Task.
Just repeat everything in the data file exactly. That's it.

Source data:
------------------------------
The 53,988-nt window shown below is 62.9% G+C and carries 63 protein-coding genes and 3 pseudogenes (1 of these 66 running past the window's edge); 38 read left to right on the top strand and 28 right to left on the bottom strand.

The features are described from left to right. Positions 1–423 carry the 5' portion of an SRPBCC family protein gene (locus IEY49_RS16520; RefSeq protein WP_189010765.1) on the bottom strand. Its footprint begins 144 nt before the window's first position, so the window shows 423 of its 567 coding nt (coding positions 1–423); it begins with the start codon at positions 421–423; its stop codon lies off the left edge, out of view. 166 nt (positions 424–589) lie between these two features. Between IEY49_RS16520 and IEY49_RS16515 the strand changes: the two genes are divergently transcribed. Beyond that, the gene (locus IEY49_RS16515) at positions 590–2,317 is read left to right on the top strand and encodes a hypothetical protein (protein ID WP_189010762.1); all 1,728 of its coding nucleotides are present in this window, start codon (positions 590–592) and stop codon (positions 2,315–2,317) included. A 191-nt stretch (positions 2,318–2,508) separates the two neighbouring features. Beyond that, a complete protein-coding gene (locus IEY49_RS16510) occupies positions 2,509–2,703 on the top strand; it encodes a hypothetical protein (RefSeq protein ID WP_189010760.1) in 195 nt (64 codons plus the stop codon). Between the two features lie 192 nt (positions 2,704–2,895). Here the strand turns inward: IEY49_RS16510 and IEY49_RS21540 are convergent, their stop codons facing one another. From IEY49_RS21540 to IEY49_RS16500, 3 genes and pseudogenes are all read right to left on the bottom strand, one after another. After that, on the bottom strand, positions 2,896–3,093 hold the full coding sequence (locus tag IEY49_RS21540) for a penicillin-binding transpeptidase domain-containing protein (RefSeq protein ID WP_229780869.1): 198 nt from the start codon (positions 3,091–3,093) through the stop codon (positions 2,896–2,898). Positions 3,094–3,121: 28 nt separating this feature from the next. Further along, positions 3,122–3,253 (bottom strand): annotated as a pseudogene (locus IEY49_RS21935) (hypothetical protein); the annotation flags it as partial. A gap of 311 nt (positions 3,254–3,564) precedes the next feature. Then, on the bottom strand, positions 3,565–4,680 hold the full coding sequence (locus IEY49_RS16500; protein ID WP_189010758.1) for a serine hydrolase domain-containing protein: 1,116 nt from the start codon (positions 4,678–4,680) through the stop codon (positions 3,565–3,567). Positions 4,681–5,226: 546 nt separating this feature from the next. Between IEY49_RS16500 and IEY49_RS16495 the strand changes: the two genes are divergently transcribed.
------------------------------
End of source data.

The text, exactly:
The 53,988-nt window shown below is 62.9% G+C and carries 63 protein-coding genes and 3 pseudogenes (1 of these 66 running past the window's edge); 38 read left to right on the top strand and 28 right to left on the bottom strand.

The features are described from left to right. Positions 1–423 carry the 5' portion of an SRPBCC family protein gene (locus IEY49_RS16520; RefSeq protein WP_189010765.1) on the bottom strand. Its footprint begins 144 nt before the window's first position, so the window shows 423 of its 567 coding nt (coding positions 1–423); it begins with the start codon at positions 421–423; its stop codon lies off the left edge, out of view. 166 nt (positions 424–589) lie between these two features. Between IEY49_RS16520 and IEY49_RS16515 the strand changes: the two genes are divergently transcribed. Beyond that, the gene (locus IEY49_RS16515) at positions 590–2,317 is read left to right on the top strand and encodes a hypothetical protein (protein ID WP_189010762.1); all 1,728 of its coding nucleotides are present in this window, start codon (positions 590–592) and stop codon (positions 2,315–2,317) included. A 191-nt stretch (positions 2,318–2,508) separates the two neighbouring features. Beyond that, a complete protein-coding gene (locus IEY49_RS16510) occupies positions 2,509–2,703 on the top strand; it encodes a hypothetical protein (RefSeq protein ID WP_189010760.1) in 195 nt (64 codons plus the stop codon). Between the two features lie 192 nt (positions 2,704–2,895). Here the strand turns inward: IEY49_RS16510 and IEY49_RS21540 are convergent, their stop codons facing one another. From IEY49_RS21540 to IEY49_RS16500, 3 genes and pseudogenes are all read right to left on the bottom strand, one after another. After that, on the bottom strand, positions 2,896–3,093 hold the full coding sequence (locus tag IEY49_RS21540) for a penicillin-binding transpeptidase domain-containing protein (RefSeq protein ID WP_229780869.1): 198 nt from the start codon (positions 3,091–3,093) through the stop codon (positions 2,896–2,898). Positions 3,094–3,121: 28 nt separating this feature from the next. Further along, positions 3,122–3,253 (bottom strand): annotated as a pseudogene (locus IEY49_RS21935) (hypothetical protein); the annotation flags it as partial. A gap of 311 nt (positions 3,254–3,564) precedes the next feature. Then, on the bottom strand, positions 3,565–4,680 hold the full coding sequence (locus IEY49_RS16500; protein ID WP_189010758.1) for a serine hydrolase domain-containing protein: 1,116 nt from the start codon (positions 4,678–4,680) through the stop codon (positions 3,565–3,567). Positions 4,681–5,226: 546 nt separating this feature from the next. Between IEY49_RS16500 and IEY49_RS16495 the strand changes: the two genes are divergently transcribed.